Wearing the silver and black bow tie selected by BBC SomersetIn Bridgwater, BBC Somerset hosted a well-attended outside broadcast - as well as procuring a special bow tie for me to don on TV weather through the evening. Generous staff (led by charming Morning Show presenter Emma Britton) and listeners agreed to double their donations to Children in Need if I'd wear the garment on-air. And indeed I did....

Meanwhile, here at BBC Bristol, we opened our doors to hundreds of public visitors, providing guided tours around the historic base on Whiteladies Road - home to the BBC's Natural History Unit; factual programme strands including Antiques Roadshow and DIY-SOS; and our newsroom and studios for regional television (Points West) and BBC Radio Bristol.

We were fortunate to secure the services of popular local actor Anthony Head, who presented (with typical dashing aplomb) our regional Children in Need coverage with Alex Lovell. Anthony has provided willing support and patronage to many charities over the years - including for animal welfare - and his help for Children in Need this year was a major boost in our region.

Popular actor Anthony Head joined the presenting line-up for this year's BBC Children in Need in the WestOnce I'd finished fronting our weather on Points West yesterday evening, I spent the next 3 hours showing visitors of all ages the workings of our TV news studio and the weather sets.

It's always interesting to see how willing volunteers (and believe me, there are many) cope when standing in front of the camera, the countdown clock ticking, presenting to the very same weather graphics I'd used a short time earlier on BBC ONE.

The most common surprises expressed to me are how we never use any autocue to present TV weather and just how tricky it is pointing purposefully at maps, without having to second-guess where an area of low pressure is; or a specific town or other point of interest.

Well, huge thanks to all of you who contributed this year to Children in Need. And thanks also to the weather... for a temporary interlude of calm, dry conditions last night, before the return of often wet, windy but mild conditions through this weekend and indeed through the working week ahead.

I'm returning to presenting our BBC Breakfast TV and local radio weather output on Monday, so will familiarise myself again with the 0300hrs setting on the alarm clock. It's been three weeks since I last awoke at that time, so a shock to the system awaits!

Stormy Saturday...

Ian Fergusson | 15:26 UK time, Friday, 13 November 2009


It's certainly been pretty wild this morning across all our districts, with a spell of very windy weather sweeping eastwards, yielding some impressive gust speeds at many observation stations.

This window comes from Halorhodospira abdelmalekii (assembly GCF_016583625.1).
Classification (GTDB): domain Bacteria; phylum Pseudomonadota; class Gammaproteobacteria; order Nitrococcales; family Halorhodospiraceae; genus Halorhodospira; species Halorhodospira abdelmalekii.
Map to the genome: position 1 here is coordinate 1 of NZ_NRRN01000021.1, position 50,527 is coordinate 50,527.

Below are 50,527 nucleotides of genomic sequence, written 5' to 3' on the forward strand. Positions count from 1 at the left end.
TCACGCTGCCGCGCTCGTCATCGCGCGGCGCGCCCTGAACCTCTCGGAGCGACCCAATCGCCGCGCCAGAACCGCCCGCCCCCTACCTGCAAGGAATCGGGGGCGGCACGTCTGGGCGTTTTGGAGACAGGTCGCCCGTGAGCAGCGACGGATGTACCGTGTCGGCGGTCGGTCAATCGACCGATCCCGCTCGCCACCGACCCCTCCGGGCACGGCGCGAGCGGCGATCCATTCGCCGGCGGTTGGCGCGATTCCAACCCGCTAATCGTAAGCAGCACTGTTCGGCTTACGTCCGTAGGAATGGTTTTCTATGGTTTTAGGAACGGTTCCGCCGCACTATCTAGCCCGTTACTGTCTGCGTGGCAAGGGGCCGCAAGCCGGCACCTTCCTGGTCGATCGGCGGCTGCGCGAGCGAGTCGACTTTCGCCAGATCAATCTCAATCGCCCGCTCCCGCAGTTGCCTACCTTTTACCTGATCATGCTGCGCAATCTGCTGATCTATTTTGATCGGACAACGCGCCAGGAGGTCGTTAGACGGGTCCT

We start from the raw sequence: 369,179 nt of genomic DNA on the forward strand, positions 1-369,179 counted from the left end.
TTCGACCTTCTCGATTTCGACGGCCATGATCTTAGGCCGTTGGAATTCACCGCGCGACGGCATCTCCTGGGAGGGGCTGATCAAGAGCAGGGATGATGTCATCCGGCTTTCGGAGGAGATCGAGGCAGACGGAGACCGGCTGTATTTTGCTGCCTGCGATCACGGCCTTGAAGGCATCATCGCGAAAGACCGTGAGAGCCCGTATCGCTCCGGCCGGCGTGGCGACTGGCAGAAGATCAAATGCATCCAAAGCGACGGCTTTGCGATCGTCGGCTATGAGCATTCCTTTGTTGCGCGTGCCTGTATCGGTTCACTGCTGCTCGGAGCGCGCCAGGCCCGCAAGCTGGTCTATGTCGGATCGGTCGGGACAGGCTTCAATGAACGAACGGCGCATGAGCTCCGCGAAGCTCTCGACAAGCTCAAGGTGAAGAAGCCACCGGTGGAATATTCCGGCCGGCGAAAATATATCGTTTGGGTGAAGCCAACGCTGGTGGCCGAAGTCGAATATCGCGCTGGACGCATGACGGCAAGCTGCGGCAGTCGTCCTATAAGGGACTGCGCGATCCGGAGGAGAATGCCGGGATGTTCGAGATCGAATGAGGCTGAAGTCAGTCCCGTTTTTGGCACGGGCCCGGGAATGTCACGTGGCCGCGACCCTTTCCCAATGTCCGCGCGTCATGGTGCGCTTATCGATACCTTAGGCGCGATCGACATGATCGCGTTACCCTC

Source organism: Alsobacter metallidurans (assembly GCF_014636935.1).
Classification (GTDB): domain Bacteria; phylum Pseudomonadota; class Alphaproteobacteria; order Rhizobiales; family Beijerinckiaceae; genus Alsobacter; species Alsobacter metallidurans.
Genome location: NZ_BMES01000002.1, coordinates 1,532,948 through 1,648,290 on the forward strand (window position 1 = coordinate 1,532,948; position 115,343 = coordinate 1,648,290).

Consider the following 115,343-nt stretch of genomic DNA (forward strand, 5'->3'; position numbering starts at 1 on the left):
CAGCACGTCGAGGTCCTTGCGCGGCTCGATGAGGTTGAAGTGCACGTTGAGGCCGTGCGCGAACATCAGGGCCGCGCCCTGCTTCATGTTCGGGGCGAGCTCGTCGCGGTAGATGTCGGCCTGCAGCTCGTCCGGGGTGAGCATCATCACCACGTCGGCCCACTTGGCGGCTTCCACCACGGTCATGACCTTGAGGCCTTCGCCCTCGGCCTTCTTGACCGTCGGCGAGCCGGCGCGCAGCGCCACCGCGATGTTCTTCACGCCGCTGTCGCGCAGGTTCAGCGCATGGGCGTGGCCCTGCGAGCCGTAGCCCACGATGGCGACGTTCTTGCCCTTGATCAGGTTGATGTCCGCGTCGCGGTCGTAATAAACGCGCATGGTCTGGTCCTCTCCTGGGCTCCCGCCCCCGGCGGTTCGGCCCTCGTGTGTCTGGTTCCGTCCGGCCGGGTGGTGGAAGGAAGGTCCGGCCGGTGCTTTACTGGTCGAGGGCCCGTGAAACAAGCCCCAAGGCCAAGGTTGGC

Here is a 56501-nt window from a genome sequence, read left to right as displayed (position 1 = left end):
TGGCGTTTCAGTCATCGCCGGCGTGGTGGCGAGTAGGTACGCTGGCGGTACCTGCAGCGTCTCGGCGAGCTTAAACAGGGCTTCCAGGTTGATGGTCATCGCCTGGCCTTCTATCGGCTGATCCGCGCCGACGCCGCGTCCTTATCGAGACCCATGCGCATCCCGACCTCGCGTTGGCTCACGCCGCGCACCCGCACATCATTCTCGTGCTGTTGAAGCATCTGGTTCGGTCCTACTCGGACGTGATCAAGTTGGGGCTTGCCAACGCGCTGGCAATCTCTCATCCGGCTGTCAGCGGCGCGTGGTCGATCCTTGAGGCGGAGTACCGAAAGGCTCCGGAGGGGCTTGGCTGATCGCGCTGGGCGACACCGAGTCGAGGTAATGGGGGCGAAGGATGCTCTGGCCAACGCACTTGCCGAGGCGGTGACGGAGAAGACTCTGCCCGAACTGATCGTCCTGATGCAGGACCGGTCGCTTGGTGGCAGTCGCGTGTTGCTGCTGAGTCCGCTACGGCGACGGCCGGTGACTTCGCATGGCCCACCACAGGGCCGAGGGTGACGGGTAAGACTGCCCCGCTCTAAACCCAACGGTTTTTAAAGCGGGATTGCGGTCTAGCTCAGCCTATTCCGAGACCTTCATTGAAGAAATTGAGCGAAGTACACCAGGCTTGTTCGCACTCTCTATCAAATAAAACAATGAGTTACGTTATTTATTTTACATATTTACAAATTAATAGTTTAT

The geographic spread of the strongest winds has varied somewhat in the latest forecast modelling by the Met Office, when compared to those shown in my previous update from last night (see below). Nonetheless, the essence of this distinctly stormy weather story remains effectively the same.

As I write, the skies above Bristol are once again dark and threatening, as further showers pass quickly eastwards behind the squally front that crossed us around an hour or so earlier. There's still scope for some damaging gusts of wind for a while longer into the early afternoon and I'm conscious that some trees will have been weakened overnight. Indeed, we've had reports to the BBC of fallen trees in a number of districts, including parts of Gloucestershire and Somerset.  

If you have any damage reports - or indeed photos - please do share your experiences here on the blog. You can also send us pictures for the local BBC websites at

I've pasted below the weather observations recorded across the West and environs at 11 am this morning and at midday.

You'll note some of the wind gusts labelled with a prefix 'G'. And remember, these values are in knots (you can convert them to MPH at this website).

Look down near the Isle of Wight on the 12pm observations - a gust of 83 knots.  That's 96mph!!


synops_141109_1100.jpgUPDATE, FRIDAY 13 NOV., 2345hrs:

windspeed_09Z_141109.jpgCurrently, some of you might think it's a case of "what's all the fuss about?", as we see a (predicted, I stress!) lull in the winds across our region. It's not going to last...

I've attached here the very latest Met Office prediction of wind gusts for 9 am in the morning.

These suggest some damaging gusts are very likely: the figures you see here (e.g., 60) are knots, not mph. In other words, a high likelihood of gusts around 70mph, more than enough fell some trees and cause some structural damage to buildings. We've been seeing some of this already across the SW of England and tomorrow could yield a genuine sting in the tail.


UPDATE, FRIDAY 13 NOV., 1500hrs: